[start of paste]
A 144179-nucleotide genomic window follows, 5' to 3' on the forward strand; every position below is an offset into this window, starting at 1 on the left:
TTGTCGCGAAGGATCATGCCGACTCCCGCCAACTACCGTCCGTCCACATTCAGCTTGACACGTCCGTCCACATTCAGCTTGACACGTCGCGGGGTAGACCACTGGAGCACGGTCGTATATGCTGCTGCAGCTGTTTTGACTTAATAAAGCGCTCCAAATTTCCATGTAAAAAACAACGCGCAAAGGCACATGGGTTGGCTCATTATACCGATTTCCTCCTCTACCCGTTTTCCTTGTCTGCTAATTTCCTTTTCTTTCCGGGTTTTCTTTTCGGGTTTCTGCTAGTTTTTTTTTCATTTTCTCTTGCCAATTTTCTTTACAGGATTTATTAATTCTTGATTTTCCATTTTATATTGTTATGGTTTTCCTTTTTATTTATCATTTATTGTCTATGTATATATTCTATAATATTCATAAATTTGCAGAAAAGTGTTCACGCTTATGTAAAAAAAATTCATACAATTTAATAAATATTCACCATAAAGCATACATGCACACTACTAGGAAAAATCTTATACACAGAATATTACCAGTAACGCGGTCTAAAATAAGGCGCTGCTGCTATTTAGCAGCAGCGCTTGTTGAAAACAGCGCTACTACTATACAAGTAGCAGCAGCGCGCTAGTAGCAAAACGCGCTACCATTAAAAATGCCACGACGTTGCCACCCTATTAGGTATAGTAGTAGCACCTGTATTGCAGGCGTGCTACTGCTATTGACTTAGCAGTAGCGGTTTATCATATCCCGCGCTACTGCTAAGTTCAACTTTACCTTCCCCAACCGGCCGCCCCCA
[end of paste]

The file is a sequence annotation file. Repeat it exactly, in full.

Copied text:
A 144179-nucleotide genomic window follows, 5' to 3' on the forward strand; every position below is an offset into this window, starting at 1 on the left:
TTGTCGCGAAGGATCATGCCGACTCCCGCCAACTACCGTCCGTCCACATTCAGCTTGACACGTCCGTCCACATTCAGCTTGACACGTCGCGGGGTAGACCACTGGAGCACGGTCGTATATGCTGCTGCAGCTGTTTTGACTTAATAAAGCGCTCCAAATTTCCATGTAAAAAACAACGCGCAAAGGCACATGGGTTGGCTCATTATACCGATTTCCTCCTCTACCCGTTTTCCTTGTCTGCTAATTTCCTTTTCTTTCCGGGTTTTCTTTTCGGGTTTCTGCTAGTTTTTTTTTCATTTTCTCTTGCCAATTTTCTTTACAGGATTTATTAATTCTTGATTTTCCATTTTATATTGTTATGGTTTTCCTTTTTATTTATCATTTATTGTCTATGTATATATTCTATAATATTCATAAATTTGCAGAAAAGTGTTCACGCTTATGTAAAAAAAATTCATACAATTTAATAAATATTCACCATAAAGCATACATGCACACTACTAGGAAAAATCTTATACACAGAATATTACCAGTAACGCGGTCTAAAATAAGGCGCTGCTGCTATTTAGCAGCAGCGCTTGTTGAAAACAGCGCTACTACTATACAAGTAGCAGCAGCGCGCTAGTAGCAAAACGCGCTACCATTAAAAATGCCACGACGTTGCCACCCTATTAGGTATAGTAGTAGCACCTGTATTGCAGGCGTGCTACTGCTATTGACTTAGCAGTAGCGGTTTATCATATCCCGCGCTACTGCTAAGTTCAACTTTACCTTCCCCAACCGGCCGCCCCCA